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If you are over 40 and have difficulty seeing close up, you probably have a common age-related condition called presbyopia. Presbyopia occurs when the eye’s natural lens loses the ability to focus on close objects. It is a natural process of aging. Individuals with presbyopia are familiar with the need to hold reading materials at arm’s length in order to see clearly, yet can see clearly with reading glasses or bifocal/progressive lenses.

Fortunately for those who don’t like the look, feel or inconvenience of reading glasses, there is another option. Bifocal and multifocal lenses are also available in contact lenses in both soft and Rigid Gas Permeable (RGP) varieties.

Multifocal contact lenses are generally designed in one of two ways, as either simultaneous vision lenses or alternating vision lenses.

Soft Contact Lens Multifocals

Soft multifocal lenses are available in a simultaneous vision lens design. These lenses present the distance and near vision zones of the lens at the same time. Typically after a short adjustment period, your eyes learn to utilize the segment of the lens that they need to focus on the desired object and essentially ignore the other.

There are two types of simultaneous lens designs available:

  • Concentric ring design: In the most basic form these are bifocal lenses that are comprised of a central circular area of one power with a ring around of the alternate power, similar to a bulls-eye. The width of each ring is variable depending on the power that is needed most and the edges of the rings can be blended for a smooth transition of focus, similar to progressive eyeglass lenses.
  • Aspheric design: These multifocal lenses attempt to provide a natural vision experience by blending many lens powers across the surface and center of the lens. In this design both distance and near vision power are located in the central visual area and your eyes will adapt to focus on the area needed to view what you are looking at.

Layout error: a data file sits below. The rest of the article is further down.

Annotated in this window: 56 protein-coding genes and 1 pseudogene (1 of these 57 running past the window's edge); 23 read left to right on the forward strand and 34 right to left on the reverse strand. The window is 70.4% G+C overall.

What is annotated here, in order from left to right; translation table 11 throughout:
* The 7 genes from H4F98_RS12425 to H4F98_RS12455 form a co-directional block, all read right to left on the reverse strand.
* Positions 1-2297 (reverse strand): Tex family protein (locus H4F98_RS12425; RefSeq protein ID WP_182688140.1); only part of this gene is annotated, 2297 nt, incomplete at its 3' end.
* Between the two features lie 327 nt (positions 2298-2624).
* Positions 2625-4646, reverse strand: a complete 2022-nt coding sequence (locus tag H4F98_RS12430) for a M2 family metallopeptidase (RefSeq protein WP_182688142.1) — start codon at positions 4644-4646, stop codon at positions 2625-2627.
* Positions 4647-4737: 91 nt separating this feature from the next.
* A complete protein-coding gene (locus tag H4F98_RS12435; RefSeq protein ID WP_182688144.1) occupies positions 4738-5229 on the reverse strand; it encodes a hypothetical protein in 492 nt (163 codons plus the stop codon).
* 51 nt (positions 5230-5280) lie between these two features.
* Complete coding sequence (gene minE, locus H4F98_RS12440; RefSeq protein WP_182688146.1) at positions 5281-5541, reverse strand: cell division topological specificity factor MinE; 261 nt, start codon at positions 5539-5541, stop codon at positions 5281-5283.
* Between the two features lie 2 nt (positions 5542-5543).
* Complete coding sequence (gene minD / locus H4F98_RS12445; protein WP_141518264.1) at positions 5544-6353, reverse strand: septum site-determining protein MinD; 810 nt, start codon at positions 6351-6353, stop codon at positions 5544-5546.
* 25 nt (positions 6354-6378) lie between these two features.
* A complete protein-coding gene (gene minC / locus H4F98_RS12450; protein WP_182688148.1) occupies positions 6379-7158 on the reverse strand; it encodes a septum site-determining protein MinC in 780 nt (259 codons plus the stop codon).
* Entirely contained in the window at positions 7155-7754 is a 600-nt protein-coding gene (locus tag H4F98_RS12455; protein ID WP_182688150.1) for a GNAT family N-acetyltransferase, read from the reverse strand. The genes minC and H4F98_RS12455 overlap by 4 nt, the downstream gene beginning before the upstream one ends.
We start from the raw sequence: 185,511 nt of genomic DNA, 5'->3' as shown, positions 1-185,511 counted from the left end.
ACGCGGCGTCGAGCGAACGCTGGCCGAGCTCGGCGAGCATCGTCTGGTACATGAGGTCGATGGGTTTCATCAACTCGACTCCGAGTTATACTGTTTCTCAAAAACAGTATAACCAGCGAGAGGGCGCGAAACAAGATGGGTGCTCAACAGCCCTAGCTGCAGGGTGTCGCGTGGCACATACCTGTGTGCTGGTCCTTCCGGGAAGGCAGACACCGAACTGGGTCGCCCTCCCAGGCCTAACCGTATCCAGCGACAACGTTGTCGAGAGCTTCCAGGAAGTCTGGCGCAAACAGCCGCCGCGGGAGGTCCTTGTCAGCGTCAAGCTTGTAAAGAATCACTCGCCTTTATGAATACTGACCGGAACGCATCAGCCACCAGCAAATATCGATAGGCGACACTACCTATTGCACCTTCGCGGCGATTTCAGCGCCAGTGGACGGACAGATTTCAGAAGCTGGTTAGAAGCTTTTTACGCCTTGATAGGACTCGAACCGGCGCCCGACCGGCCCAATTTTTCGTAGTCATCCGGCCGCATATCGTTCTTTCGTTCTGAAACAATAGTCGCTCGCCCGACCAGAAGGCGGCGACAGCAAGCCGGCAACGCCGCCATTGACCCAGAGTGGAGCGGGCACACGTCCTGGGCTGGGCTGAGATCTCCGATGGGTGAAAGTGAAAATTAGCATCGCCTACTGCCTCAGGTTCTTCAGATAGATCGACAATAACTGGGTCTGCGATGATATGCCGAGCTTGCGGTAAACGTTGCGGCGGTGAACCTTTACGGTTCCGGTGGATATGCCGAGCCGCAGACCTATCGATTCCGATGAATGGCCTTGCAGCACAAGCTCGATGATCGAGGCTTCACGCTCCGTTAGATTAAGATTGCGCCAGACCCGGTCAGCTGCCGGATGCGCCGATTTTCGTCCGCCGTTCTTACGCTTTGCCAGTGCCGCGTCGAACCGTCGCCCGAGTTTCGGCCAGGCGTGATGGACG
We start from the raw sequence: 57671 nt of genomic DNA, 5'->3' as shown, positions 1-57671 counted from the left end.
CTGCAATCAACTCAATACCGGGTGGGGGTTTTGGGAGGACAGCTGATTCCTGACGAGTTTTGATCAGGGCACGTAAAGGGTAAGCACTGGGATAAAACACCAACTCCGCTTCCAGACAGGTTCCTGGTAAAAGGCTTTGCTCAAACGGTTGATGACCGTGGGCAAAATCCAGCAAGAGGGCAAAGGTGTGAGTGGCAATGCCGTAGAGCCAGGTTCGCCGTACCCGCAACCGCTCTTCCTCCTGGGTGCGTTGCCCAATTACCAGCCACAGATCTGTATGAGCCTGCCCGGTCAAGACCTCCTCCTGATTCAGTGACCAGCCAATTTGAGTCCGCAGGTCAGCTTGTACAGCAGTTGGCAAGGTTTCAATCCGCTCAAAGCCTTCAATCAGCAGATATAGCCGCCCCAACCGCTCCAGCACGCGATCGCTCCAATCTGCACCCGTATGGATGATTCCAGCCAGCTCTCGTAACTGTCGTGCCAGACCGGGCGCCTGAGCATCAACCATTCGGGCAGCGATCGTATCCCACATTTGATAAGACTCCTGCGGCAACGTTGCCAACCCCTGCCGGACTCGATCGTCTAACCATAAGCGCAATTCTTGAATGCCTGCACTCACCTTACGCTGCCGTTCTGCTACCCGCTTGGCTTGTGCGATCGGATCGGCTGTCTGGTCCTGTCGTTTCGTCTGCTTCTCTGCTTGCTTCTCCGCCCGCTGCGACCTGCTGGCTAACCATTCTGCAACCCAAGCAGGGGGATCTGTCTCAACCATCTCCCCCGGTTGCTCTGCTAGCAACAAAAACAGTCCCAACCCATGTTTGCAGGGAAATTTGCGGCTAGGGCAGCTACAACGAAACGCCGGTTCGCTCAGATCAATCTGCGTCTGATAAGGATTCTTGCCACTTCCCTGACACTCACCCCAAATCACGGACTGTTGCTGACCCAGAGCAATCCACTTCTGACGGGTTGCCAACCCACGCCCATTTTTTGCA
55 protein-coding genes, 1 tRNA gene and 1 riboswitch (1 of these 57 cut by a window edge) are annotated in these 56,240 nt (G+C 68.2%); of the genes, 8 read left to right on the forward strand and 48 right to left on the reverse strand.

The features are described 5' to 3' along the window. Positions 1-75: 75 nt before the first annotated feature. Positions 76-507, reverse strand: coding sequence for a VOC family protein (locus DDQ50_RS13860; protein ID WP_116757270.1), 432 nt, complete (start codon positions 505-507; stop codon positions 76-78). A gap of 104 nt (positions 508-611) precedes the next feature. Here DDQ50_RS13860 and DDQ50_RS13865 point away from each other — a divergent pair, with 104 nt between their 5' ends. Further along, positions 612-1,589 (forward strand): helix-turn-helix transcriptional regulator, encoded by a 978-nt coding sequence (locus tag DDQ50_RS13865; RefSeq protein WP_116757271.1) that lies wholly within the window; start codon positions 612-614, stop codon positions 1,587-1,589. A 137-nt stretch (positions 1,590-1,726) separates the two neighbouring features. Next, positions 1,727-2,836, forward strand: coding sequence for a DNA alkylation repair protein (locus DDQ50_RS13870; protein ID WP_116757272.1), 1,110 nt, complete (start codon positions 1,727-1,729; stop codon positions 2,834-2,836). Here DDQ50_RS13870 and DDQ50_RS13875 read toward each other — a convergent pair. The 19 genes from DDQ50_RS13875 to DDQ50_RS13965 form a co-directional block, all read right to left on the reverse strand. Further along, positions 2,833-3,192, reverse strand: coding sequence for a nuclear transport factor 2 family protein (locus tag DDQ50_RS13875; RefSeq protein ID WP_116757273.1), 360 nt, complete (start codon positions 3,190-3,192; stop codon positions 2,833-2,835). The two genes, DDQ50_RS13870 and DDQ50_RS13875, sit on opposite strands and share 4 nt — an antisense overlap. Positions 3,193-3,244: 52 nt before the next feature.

Rigid Gas Permeable Multifocals

Translating or alternating vision lenses are similar to bifocal eyeglasses, these contacts are divided into distinct areas or zones and your pupil will move to the desired zone depending on your vision needs. The top of the lens, which is what you look through when looking straight ahead is for distance vision and the bottom area (what you look through when you look down) is for near vision.

Since contact lenses sometimes move within your eye, translating lenses are held in place by a ballast which is an area that is thicker than the rest of the lens or by truncating or flattening the bottom to stay in line by the lower lid. These lenses are only available in rigid gas permeable lens material.

An Alternative Option to Multifocal Contact Lenses: Monovision

Monovision is another contact lens alternative for presbyopia particularly if you have difficulty adapting to multifocal lenses. Monovision splits your distance and near vision between your eyes, using your dominant eye for distance vision and your non-dominant eye for near vision.

Typically you will use single vision lenses in each eye, however, sometimes the dominant eye will use a single vision lens while a multifocal lens will be used in the other eye for intermediate and near vision. This is called modified monovision. Your doctor will perform a test to determine which type of lens is best suited for each eye and optimal vision.